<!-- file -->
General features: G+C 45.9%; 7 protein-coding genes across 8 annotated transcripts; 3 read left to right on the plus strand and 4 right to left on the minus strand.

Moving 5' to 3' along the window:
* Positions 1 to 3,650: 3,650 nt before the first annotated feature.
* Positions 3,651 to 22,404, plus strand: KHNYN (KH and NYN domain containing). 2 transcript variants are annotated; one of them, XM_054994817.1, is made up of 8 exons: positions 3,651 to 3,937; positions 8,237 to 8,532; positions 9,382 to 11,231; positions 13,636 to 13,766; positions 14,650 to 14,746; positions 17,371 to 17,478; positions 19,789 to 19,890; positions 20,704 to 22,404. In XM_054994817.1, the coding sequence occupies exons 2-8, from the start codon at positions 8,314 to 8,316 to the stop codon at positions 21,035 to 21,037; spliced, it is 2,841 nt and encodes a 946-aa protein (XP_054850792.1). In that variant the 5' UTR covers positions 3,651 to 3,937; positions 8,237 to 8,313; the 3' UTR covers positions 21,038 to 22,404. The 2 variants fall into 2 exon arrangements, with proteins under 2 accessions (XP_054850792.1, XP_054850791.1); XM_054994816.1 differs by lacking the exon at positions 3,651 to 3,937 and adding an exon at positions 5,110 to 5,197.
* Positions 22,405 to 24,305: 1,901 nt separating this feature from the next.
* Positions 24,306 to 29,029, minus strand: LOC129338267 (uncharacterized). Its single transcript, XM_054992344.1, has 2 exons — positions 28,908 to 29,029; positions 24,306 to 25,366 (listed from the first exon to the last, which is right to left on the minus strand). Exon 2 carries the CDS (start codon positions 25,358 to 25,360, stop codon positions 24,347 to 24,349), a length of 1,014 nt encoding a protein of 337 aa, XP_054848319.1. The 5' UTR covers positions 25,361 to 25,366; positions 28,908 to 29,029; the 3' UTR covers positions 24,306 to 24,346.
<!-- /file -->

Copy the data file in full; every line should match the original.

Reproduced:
General features: G+C 45.9%; 7 protein-coding genes across 8 annotated transcripts; 3 read left to right on the plus strand and 4 right to left on the minus strand.

Moving 5' to 3' along the window:
* Positions 1 to 3,650: 3,650 nt before the first annotated feature.
* Positions 3,651 to 22,404, plus strand: KHNYN (KH and NYN domain containing). 2 transcript variants are annotated; one of them, XM_054994817.1, is made up of 8 exons: positions 3,651 to 3,937; positions 8,237 to 8,532; positions 9,382 to 11,231; positions 13,636 to 13,766; positions 14,650 to 14,746; positions 17,371 to 17,478; positions 19,789 to 19,890; positions 20,704 to 22,404. In XM_054994817.1, the coding sequence occupies exons 2-8, from the start codon at positions 8,314 to 8,316 to the stop codon at positions 21,035 to 21,037; spliced, it is 2,841 nt and encodes a 946-aa protein (XP_054850792.1). In that variant the 5' UTR covers positions 3,651 to 3,937; positions 8,237 to 8,313; the 3' UTR covers positions 21,038 to 22,404. The 2 variants fall into 2 exon arrangements, with proteins under 2 accessions (XP_054850792.1, XP_054850791.1); XM_054994816.1 differs by lacking the exon at positions 3,651 to 3,937 and adding an exon at positions 5,110 to 5,197.
* Positions 22,405 to 24,305: 1,901 nt separating this feature from the next.
* Positions 24,306 to 29,029, minus strand: LOC129338267 (uncharacterized). Its single transcript, XM_054992344.1, has 2 exons — positions 28,908 to 29,029; positions 24,306 to 25,366 (listed from the first exon to the last, which is right to left on the minus strand). Exon 2 carries the CDS (start codon positions 25,358 to 25,360, stop codon positions 24,347 to 24,349), a length of 1,014 nt encoding a protein of 337 aa, XP_054848319.1. The 5' UTR covers positions 25,361 to 25,366; positions 28,908 to 29,029; the 3' UTR covers positions 24,306 to 24,346.